Because persons infected with T. solium tapeworms intermittently shed proglottids and substantial numbers of infective eggs in their stools, others can be exposed to cysticercosis by the fecal—oral route. People become infected by transferring the eggs from their hands to their mouths after direct contact with a tapeworm carrier or by ingesting contaminated food, water, soil, or fomites. Taenia eggs, which are infective as soon as they are excreted from the host, have been recovered from the dirt under the fingernails of tapeworm carriers as well as from their skin and clothes.27 , 28 The risk that eggs will be transferred to others is increased when such persons prepare and serve food. Thus, at least some of our cases are likely to have been foodborne. On the basis of the pattern of social contact among the patients' families, we believe that at least three tapeworm carriers were responsible for the infection of the four patients and the seropositivity of seven family members. The same tapeworm carrier may have infected Patients 2 and 4 and their seropositive relatives because these families frequently socialized and ate together.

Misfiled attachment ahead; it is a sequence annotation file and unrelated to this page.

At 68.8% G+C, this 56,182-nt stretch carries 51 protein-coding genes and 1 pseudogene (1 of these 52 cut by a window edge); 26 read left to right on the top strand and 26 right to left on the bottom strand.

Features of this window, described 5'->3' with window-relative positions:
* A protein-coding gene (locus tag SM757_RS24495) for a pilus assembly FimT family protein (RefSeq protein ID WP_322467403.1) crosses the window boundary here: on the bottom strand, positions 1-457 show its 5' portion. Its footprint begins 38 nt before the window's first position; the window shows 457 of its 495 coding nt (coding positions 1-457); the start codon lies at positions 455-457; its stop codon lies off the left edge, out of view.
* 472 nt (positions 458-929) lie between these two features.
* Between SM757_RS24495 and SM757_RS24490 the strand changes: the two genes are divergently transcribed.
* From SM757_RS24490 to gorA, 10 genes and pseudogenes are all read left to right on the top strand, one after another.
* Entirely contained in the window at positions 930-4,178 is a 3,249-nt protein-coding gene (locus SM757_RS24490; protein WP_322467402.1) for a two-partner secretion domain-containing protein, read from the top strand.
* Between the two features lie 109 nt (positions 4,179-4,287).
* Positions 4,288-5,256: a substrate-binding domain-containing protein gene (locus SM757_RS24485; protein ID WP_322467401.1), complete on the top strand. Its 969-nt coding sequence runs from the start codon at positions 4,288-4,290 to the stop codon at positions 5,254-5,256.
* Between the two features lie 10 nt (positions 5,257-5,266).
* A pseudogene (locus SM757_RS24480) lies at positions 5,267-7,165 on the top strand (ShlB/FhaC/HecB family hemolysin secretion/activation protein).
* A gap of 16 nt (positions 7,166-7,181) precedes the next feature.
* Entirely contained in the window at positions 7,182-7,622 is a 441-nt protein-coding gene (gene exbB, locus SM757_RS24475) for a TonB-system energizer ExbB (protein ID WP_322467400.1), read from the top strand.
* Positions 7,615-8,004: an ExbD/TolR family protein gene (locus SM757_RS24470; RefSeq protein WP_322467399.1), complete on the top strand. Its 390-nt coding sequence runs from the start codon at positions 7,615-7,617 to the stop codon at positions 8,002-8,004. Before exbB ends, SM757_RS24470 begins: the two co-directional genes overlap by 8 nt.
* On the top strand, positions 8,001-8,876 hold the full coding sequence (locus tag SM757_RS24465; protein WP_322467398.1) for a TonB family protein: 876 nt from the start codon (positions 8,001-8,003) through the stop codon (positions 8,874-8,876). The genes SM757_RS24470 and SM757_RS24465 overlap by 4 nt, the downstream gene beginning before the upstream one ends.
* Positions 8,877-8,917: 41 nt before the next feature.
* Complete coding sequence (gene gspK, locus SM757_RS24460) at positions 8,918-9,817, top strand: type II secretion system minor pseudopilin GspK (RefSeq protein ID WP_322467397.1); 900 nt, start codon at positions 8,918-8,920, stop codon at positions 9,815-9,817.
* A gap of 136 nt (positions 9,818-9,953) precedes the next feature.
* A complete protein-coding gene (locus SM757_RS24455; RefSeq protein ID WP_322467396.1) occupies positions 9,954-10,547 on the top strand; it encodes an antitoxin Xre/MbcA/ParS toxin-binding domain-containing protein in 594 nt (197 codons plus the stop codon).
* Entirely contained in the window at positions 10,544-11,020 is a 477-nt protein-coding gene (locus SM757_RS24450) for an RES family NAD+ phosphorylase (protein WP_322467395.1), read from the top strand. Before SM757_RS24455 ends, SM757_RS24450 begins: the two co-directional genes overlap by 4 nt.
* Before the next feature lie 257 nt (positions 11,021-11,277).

The nature and severity of the signs and symptoms of neurocysticercosis are quite variable and depend on the numbers and location of cysticerci and the severity of the host's inflammatory response.1 Seizures are the most frequently reported finding in cases in the United States,12 13 1415 16 17 18 19 20 21 22 and they were the clinical events that brought all the cases reported here to medical attention. Praziquantel, which was given to the patients with viable cysts, is a highly effective treatment for patients with intraparenchymal cysts.1